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INDONESIA
Military uses the U.S. "war on terror" as cover for an all-out offensive
Indonesia's war on Aceh

By Eric Ruder | May 30, 2003 | Page 5

"WE WILL do whatever we can to win this campaign and wipe out the rebels," snapped Brig. Gen. Bambang Darmono of the Indonesian military. Darmono is one of the generals in charge of Indonesia's brutal assault on Aceh, a region on the northern tip of the Indonesian island of Sumatra.

Since 1976, Indonesian soldiers have killed more than 12,000 Acehnese in an attempt to drown the struggle for Acehnese national liberation in blood. Now, Indonesia hopes that it can use the U.S. "war on terror" as a cover to strike a fatal blow. "We are trying to eliminate the rebels from the air, land and sea," said Maj. Gen. Endang Suwarya. "We are trying to prevent them from escaping."

The Indonesian government has already mobilized 30,000 troops and 12,000 police as part of an all-out attack on approximately 5,000 poorly armed Acehnese rebels--Indonesia's largest military operation since it invaded and seized East Timor in 1975.

After that East Timor invasion--likewise carried out to squelch an independence movement--Indonesian troops carried out a genocide, killing approximately one-third of the population. Indonesia was finally forced to give up East Timor last year--but not before another reign of terror in 1999 in retaliation for the Timorese people's vote in favor of independence.

In Aceh, the offensive has already driven 23,000 people from their homes, and the government is warning that the number will climb to 100,000. According to one report, Indonesian troops last week ambushed a group of seven Acehnese youths, aged 12 to 20, from the village of Mapa Mamplam, executed several--and told the rest to run before shooting them in the back. They then beat up more than 30 villagers with sticks and guns, sprayed a house with gunfire and stole money from others.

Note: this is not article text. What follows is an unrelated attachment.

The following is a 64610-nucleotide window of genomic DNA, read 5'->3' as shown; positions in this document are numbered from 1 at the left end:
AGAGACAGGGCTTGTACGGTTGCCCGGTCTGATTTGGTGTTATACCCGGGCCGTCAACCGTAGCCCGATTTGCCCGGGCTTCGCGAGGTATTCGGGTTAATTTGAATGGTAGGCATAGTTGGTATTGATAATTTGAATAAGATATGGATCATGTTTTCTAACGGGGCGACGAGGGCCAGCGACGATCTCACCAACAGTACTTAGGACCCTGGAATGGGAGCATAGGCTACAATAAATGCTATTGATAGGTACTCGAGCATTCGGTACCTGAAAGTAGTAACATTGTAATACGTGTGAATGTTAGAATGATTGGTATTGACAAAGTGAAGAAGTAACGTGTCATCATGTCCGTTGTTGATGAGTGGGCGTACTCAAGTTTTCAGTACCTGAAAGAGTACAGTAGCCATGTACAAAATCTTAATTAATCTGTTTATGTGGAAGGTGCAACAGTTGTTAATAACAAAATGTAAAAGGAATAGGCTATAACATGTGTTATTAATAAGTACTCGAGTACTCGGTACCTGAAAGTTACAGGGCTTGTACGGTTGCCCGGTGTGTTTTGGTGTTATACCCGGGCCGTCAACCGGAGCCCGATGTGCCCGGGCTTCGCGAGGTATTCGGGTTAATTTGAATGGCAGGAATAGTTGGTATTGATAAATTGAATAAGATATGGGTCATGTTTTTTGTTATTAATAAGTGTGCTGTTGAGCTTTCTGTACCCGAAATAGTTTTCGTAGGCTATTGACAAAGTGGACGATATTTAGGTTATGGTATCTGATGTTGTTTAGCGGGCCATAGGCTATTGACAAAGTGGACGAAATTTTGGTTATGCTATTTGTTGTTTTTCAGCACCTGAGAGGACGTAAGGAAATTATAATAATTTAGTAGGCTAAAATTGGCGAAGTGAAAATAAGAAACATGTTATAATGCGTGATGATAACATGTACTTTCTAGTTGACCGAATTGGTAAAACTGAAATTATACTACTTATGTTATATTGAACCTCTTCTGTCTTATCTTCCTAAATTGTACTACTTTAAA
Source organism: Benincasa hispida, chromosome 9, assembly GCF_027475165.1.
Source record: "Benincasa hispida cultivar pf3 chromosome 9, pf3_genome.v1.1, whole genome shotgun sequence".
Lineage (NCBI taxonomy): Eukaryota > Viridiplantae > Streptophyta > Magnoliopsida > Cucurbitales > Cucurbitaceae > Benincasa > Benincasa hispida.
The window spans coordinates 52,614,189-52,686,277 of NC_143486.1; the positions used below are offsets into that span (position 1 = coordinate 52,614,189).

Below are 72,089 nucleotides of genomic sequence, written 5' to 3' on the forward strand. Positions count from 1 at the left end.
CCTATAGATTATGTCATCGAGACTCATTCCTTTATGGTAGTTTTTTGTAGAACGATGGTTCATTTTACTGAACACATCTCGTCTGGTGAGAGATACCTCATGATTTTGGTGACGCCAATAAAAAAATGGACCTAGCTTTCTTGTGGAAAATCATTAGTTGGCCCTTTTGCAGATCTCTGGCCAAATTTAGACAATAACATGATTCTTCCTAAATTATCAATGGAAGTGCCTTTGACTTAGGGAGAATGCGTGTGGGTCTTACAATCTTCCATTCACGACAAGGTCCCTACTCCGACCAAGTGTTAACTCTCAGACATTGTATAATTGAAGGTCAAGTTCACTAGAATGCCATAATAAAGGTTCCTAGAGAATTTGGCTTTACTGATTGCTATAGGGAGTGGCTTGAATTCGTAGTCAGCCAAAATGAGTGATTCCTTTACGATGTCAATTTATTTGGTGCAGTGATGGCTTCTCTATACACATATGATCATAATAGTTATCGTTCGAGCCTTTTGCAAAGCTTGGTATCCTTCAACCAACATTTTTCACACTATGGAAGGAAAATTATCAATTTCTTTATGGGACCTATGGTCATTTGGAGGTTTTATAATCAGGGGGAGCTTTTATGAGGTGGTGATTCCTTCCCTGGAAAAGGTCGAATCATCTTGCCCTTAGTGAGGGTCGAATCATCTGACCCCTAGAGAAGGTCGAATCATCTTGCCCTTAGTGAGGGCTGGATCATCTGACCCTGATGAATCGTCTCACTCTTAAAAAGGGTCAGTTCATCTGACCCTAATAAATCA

Just after the killings, soldiers cheerfully led an Indonesian reporter to the grisly scene. "Just report that we are [the special forces]," one of the soldiers told the journalist. "We already killed 10 rats over there."

The offensive began when negotiations over a peace deal signed in December broke down after Indonesian officials issued an ultimatum to the resistance--give up your demand for independence and put down your arms or else. The flawed peace agreement was designed to maintain Indonesia's grip on Aceh's rich oil reserves, granting Aceh nothing more than an "autonomous government" in 2004 and control over 70 percent of its own resources.

While Aceh accounts for 15 percent of Indonesia's exports--an enormous proportion given Aceh's small size in relation to the vast collection of islands that make up Indonesia--the Acehnese population lives in poverty. For decades, the government has resettled people from the densely populated region of Java in Aceh.

As a result, "in Aceh's industrial zones on the coast, and in the mountains of Aceh, the people are primarily Javanese transmigrants and workers," according to Jafar Siddiq Hamzah, an Acehnese human rights lawyer. "So the Acehnese have no access to the coast or to the mountains. We can't get to the fish and the rice, which are the basis for our existence. We're suffocating in the middle and are starving."

With Indonesian President Megawati Sukarnoputri facing a tight reelection bid next year, the nationalist appeal of "crushing separatists" in Aceh is a transparent attempt to deflect attention from the country's deep economic crisis and mass unemployment. And because most of the 4 million people of Aceh are adherents of a stricter version of Islam than Indonesia's other 190 million Muslims, Megawati has sought to demonize the Free Aceh Movement as "Islamist."

But the gamble could easily backfire if the military doesn't win a relatively quick victory. This is why the military moved quickly to using barbaric assassinations and terror.

While the U.S. government officially supports a continuation of negotiations and criticized the military offensive, it has little credibility as a "peace broker." Washington has long been the main pillar of support for Indonesia's military and its brutality against nationalist movements--especially under the rule of the former dictator Suharto, who was finally toppled in a 1998 uprising.

What's more, U.S. oil giant Exxon Mobil has a significant natural gas operation in Aceh and has paid millions to the Indonesian military to provide "security services." In 2001, the International Labor Rights Fund filed a civil lawsuit in a U.S. federal court against Exxon Mobil, alleging that the corporation should be held liable for "genocide, murder, torture, crimes against humanity, sexual violence and kidnapping" committed by the Indonesian military while it was providing security from 1999 to 2001.

The State Department has urged the judge in the case to drop the lawsuit, saying that it could harm the "war on terrorism." Thus, the Bush administration would welcome the brutal suppression of the Free Aceh Movement--despite the enormous human cost. We have to expose the hypocrisy of the U.S. government and its green light--once again--for state-sponsored terrorism in Indonesia.

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